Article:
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Date variable calculation

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Super Contributor
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Accepted Solution

Date variable calculation

I'm trying to create the variable as Reporting_dt by hardc oding the date value 201711 as given below. But I'm receiving the error as follows as mentioned in the log.

 

 

proc sql;
create table new as
  select *,'201711'd as Reporting_dt 
  from sashelp.class
;
quit;

Log:

 

24         proc sql;
25         create table new as
26           select *,'201711'd as Reporting_dt
ERROR: Invalid date/time/datetime constant '201711'd.
27           from sashelp.class
28         ;
NOTE: PROC SQL set option NOEXEC and will continue to check the syntax of statements.
29         quit;
NOTE: The SAS System stopped processing this step because of errors.

Once I create the Reporting_dt variable, I've to use year(Reporting_dt) to create another variable for some calculation. Appreciate if someone of you help me to get past this error.

 


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Solution
2 weeks ago
Super User
Posts: 8,358

Re: Date variable calculation

For hardcoding a date literal in code, SAS has exactly one format, and that is the date9. in quotes with a trailing letter d. Period.

201711 is not a date at all, as the day is missing. So you need to make up a day (first of month, usually) to get a complete date, and then you can apply a display format that only displays year and month (as already suggested).

And I see no value in using

input('201711',yymmn6.)

instead of

'01nov2017'd

as the first option only obfuscates the fact that SAS will create the first of November anyway, as can be seen in this log:

24         data _null_;
25         x1 = input('201711',yymmn6.);
26         put x1= date9.;
27         run;

x1=01NOV2017

So in order to keep your code maintainable, use the classic SAS date notation.

 

The input function should only be used when you have string data (not literals!) that only consists of year and month. And even then I prefer

input(trim(instr)!!'01',yymmdd8.);

for clarity.

---------------------------------------------------------------------------------------------
Maxims of Maximally Efficient SAS Programmers

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All Replies
PROC Star
Posts: 959

Re: Date variable calculation

I like to use the date9 format when using date constants like this

 

proc sql;
create table new as
  select *
		,'01nov2017'd as Reporting_dt format=date9.
  from sashelp.class;
quit;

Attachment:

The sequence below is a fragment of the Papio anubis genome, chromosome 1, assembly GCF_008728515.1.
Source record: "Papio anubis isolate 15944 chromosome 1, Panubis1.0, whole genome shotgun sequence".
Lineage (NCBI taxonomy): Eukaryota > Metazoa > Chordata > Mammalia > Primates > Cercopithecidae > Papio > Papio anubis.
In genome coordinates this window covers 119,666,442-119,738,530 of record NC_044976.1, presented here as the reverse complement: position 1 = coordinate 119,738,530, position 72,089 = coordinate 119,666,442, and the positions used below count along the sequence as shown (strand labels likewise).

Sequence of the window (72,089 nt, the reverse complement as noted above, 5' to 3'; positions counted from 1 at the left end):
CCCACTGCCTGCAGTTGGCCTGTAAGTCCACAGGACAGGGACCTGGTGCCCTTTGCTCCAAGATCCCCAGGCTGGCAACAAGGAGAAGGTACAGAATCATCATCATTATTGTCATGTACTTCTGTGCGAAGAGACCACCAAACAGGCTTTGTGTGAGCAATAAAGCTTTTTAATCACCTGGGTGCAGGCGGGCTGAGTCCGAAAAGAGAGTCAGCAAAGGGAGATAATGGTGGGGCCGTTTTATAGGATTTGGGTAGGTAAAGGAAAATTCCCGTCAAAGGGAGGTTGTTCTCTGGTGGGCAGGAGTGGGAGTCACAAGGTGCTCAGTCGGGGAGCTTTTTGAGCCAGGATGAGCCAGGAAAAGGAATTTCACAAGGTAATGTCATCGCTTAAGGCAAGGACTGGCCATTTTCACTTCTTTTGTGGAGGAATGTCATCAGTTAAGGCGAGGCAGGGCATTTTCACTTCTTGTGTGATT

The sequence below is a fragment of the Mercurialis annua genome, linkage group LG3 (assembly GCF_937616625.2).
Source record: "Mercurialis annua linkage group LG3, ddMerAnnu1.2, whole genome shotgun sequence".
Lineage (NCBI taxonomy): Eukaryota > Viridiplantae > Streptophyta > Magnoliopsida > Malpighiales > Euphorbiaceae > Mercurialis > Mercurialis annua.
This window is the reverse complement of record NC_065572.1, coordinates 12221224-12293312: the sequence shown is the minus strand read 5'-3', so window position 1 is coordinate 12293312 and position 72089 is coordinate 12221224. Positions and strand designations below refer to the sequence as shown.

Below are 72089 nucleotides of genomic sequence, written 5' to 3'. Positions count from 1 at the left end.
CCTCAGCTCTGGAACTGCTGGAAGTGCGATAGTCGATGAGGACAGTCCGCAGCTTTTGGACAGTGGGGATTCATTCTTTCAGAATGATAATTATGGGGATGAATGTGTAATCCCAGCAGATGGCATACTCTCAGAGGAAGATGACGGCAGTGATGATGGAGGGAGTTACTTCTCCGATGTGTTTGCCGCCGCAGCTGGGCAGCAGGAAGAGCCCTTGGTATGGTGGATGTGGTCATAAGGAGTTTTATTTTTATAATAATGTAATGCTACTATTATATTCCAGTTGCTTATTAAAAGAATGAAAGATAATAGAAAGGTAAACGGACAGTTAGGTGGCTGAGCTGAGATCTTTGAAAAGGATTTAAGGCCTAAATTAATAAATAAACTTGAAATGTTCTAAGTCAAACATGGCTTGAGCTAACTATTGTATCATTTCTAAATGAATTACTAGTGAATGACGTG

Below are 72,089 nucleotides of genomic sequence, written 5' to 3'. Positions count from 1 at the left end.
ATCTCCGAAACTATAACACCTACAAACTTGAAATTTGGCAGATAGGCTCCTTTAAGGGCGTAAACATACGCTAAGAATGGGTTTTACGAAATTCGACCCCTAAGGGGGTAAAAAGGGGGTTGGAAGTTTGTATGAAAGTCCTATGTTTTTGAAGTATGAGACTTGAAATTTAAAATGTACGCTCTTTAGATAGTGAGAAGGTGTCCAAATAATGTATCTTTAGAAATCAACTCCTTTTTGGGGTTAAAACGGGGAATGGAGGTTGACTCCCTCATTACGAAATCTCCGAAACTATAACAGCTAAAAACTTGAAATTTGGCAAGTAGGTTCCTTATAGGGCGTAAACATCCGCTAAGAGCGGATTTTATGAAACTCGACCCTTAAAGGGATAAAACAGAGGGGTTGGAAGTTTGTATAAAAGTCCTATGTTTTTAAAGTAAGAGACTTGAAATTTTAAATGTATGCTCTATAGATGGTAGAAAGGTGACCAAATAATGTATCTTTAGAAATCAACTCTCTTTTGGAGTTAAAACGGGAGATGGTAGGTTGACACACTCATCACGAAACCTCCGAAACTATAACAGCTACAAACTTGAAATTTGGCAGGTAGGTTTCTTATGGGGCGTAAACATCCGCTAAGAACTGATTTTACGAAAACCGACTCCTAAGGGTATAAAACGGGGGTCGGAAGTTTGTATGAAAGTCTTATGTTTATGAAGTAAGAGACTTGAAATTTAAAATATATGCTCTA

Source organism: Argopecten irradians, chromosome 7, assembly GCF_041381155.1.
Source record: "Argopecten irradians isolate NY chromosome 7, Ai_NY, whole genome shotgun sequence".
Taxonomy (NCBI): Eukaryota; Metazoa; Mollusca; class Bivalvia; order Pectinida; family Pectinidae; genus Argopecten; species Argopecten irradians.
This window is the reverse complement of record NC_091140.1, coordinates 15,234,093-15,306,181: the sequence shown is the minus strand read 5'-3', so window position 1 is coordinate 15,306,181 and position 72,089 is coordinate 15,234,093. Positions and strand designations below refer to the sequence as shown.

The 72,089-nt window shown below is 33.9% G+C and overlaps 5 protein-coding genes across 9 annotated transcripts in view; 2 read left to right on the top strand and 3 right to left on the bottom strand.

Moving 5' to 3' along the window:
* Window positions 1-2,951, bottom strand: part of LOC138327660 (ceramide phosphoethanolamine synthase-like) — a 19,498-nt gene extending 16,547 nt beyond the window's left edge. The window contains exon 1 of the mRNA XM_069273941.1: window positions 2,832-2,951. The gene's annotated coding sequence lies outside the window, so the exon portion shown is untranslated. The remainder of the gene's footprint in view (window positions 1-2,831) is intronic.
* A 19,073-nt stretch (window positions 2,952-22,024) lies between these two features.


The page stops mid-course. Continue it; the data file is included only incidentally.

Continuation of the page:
Super Contributor
Posts: 499

Re: Date variable calculation

I need the Reporting_dt variable to populate the value as 201711
PROC Star
Posts: 959

Re: Date variable calculation

Then use 

 

format=yymmn6.

instead Smiley Happy

Solution
2 weeks ago
Super User
Posts: 8,358

Re: Date variable calculation

For hardcoding a date literal in code, SAS has exactly one format, and that is the date9. in quotes with a trailing letter d. Period.

201711 is not a date at all, as the day is missing. So you need to make up a day (first of month, usually) to get a complete date, and then you can apply a display format that only displays year and month (as already suggested).

And I see no value in using

input('201711',yymmn6.)

instead of

'01nov2017'd

as the first option only obfuscates the fact that SAS will create the first of November anyway, as can be seen in this log:

24         data _null_;
25         x1 = input('201711',yymmn6.);
26         put x1= date9.;
27         run;

x1=01NOV2017

So in order to keep your code maintainable, use the classic SAS date notation.

 

The input function should only be used when you have string data (not literals!) that only consists of year and month. And even then I prefer

input(trim(instr)!!'01',yymmdd8.);

for clarity.

---------------------------------------------------------------------------------------------
Maxims of Maximally Efficient SAS Programmers
Highlighted
Respected Advisor
Posts: 4,237

Re: Date variable calculation

[ Edited ]

@Babloo

As @draycut points out the 'd syntax requires a string in the form of DDMONYY<YY>

 

For the string you want to pass in you could use

input('201711',yymmn6.) as Reporting_dt format=date9.

And then apply a format which prints the SAS date value the way you want it, i.e. format=yymmn6.

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